"Do you ever daydream about a superhero alter ego? In my reveries, I’m a mad scientist remixing the brain chemistry of the clinically depressed and injecting the chronically unconfident with invisible vials of self-love. I’m changing the world, in short, by sharing one Yoga or meditation practice at a..."
Right Livelihood is a key point. If we enjoy and find joy in our work, that is what makes it profitable. I found the points about "experts and specialists' interesting. I am reading Wendell Berry and he makes similar points. I wondered how this fits with teaching? Do we make teachers into specialists in ways that it becomes difficult to build relationships with students, families, colleagues, and the subject matter they teach? In the specialization, do we succumb to instrumental ways of teaching which create problems in learning? I am not sure instrumental and teaching fit that way.
It is interesting to note that the only reference to work is helping others. I found the isolation in teaching worked against helping the other adults in the building and I found it was not always appreciated. Helping the students and their families worked for many years.
94% of human resources people might say they prefer positive feedback, but that does not explain when they escort an employee of site. I find it useful to ask for examples. I once had a School manager suggest I was being unprofessional, but, when I asked for an example, he had none.
Feedback and criticism are necessary for growth. The relationship we have with employees and students is important in providing feedback and criticism. I eliminated giving marks on many activities and used rubrics as a way to guide learning. These were well explained to the students and became useful in student learning.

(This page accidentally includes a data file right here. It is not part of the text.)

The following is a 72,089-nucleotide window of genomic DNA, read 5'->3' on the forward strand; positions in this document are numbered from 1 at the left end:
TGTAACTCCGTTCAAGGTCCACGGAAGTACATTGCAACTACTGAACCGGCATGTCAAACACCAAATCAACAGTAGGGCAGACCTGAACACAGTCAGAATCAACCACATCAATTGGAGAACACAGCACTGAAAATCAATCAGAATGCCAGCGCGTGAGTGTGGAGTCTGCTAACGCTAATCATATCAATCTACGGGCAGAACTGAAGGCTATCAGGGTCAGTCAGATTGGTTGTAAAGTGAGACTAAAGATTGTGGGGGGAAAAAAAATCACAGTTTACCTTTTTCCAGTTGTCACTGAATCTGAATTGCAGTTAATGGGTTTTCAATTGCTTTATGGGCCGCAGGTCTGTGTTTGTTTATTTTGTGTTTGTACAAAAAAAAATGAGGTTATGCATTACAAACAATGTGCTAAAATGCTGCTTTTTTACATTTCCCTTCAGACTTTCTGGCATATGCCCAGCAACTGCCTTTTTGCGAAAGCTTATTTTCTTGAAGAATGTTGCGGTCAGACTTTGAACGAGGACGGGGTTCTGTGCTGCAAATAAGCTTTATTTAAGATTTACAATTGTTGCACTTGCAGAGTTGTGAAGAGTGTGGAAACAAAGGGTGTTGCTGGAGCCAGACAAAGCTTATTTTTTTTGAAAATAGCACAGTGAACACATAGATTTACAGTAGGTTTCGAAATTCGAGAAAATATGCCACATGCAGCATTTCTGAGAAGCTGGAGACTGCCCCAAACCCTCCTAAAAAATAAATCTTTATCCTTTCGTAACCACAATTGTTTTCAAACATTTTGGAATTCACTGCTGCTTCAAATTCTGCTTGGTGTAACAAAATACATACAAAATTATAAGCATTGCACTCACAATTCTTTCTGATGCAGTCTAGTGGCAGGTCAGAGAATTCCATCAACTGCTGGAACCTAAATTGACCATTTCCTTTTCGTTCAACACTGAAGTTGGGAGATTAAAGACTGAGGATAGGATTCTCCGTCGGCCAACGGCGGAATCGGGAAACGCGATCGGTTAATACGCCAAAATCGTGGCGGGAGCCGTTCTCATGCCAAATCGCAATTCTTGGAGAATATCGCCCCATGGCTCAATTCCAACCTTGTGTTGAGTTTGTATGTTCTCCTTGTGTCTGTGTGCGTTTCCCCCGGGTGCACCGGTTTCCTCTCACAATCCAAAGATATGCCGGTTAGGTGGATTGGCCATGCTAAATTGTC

For the better part of my teaching career, these three existed. As School managers began to tell me what my work was without any sense of knowing what it was, these were eroded. We each need a job with a capital J and we need to stop doing the work of others.
Do you ever question the enforcement of schools “Zero Tolerance Policy” in relation to bullying and school violence? How much of it is enforced? To the hundreds of parents I have personally spoken ...
Ivon Prefontaine's insight:
Teaching is relational process. Learning is based on inputs and outputs. Students learn that they can bully and act violently against others by apologizing. I watched School managers accept apologies repeatedly from the same students with little evidence change occurred. The other part of in-school bullying is some of the worst bullies in schools are adults. A number of school Managers bullied staff saying they knew they had a particular personality issue they were working on, but again it never seemed to change.